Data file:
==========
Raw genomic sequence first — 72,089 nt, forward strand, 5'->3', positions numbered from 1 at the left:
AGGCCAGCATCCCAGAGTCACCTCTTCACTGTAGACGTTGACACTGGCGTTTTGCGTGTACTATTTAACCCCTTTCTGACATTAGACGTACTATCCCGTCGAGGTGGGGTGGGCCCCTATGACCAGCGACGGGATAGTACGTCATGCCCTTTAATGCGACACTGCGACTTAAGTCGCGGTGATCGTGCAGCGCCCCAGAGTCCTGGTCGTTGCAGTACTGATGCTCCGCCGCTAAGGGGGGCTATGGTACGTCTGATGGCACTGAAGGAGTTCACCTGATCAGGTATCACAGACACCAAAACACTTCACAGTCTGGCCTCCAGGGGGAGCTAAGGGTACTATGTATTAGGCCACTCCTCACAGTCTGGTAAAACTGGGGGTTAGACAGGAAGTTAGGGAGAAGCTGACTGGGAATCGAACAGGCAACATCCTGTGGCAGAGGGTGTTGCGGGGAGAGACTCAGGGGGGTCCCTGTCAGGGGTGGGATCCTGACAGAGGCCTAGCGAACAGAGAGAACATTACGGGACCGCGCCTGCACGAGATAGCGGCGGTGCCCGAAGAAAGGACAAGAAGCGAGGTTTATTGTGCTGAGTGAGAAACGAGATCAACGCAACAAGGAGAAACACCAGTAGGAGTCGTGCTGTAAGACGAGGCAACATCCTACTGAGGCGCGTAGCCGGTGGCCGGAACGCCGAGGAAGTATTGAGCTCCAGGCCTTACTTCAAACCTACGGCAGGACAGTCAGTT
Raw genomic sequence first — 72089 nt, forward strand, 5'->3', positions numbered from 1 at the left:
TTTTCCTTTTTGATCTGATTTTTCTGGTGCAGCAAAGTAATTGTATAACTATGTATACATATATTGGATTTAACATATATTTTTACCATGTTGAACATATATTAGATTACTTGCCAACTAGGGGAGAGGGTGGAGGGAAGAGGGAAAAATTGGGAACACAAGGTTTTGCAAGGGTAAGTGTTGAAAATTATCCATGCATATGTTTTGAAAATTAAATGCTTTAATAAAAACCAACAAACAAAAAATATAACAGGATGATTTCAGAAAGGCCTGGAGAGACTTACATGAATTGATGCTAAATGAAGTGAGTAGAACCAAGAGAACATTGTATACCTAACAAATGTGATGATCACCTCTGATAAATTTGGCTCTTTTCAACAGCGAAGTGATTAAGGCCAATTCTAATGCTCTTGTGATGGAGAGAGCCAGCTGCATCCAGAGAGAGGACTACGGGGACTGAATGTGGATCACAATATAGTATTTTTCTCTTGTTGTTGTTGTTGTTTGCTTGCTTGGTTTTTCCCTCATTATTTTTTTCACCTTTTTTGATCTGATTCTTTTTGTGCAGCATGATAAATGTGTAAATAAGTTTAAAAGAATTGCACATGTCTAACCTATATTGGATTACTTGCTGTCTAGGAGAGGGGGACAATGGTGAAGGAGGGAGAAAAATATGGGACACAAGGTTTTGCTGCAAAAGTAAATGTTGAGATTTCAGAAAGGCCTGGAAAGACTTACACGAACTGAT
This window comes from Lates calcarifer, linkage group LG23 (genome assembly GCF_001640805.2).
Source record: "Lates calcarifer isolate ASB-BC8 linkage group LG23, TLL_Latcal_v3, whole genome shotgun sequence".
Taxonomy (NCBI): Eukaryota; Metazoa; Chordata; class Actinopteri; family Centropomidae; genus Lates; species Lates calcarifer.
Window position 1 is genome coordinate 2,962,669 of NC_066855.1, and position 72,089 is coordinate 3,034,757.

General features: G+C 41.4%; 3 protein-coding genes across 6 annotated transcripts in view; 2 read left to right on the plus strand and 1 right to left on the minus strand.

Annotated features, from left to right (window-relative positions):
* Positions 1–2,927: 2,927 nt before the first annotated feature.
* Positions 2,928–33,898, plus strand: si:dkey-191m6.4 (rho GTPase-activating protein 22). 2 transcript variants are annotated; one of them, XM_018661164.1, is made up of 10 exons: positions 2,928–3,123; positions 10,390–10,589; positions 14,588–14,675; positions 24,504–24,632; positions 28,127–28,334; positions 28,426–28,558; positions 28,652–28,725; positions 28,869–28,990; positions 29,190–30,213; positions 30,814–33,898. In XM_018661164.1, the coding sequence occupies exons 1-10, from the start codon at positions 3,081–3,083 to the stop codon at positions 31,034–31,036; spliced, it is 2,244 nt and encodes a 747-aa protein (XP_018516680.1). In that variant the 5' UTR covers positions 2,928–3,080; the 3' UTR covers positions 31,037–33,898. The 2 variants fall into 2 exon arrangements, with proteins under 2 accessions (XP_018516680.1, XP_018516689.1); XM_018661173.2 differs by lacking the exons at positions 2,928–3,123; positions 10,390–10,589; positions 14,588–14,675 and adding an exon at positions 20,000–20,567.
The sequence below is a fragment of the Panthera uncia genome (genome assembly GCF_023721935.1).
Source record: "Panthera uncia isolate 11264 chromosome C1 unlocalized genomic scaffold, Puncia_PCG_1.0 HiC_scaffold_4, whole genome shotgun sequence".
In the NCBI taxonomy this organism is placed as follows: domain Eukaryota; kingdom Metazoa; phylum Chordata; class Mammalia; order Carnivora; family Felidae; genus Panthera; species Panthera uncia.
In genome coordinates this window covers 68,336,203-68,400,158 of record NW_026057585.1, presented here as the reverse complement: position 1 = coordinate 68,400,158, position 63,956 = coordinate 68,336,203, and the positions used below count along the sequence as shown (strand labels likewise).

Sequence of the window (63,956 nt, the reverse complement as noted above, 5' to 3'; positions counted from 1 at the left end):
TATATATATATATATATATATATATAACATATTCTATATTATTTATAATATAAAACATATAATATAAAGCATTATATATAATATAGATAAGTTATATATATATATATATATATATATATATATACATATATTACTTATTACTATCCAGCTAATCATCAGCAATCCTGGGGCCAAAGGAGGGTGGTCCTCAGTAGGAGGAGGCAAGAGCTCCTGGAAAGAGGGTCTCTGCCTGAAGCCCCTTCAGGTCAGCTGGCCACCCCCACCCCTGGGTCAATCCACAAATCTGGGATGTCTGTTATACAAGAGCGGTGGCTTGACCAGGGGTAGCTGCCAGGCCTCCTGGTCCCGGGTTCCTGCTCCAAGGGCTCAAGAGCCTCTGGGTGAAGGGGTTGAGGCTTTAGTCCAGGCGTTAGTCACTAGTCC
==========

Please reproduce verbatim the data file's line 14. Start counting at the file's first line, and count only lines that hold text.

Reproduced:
Source record: "Panthera uncia isolate 11264 chromosome C1 unlocalized genomic scaffold, Puncia_PCG_1.0 HiC_scaffold_4, whole genome shotgun sequence".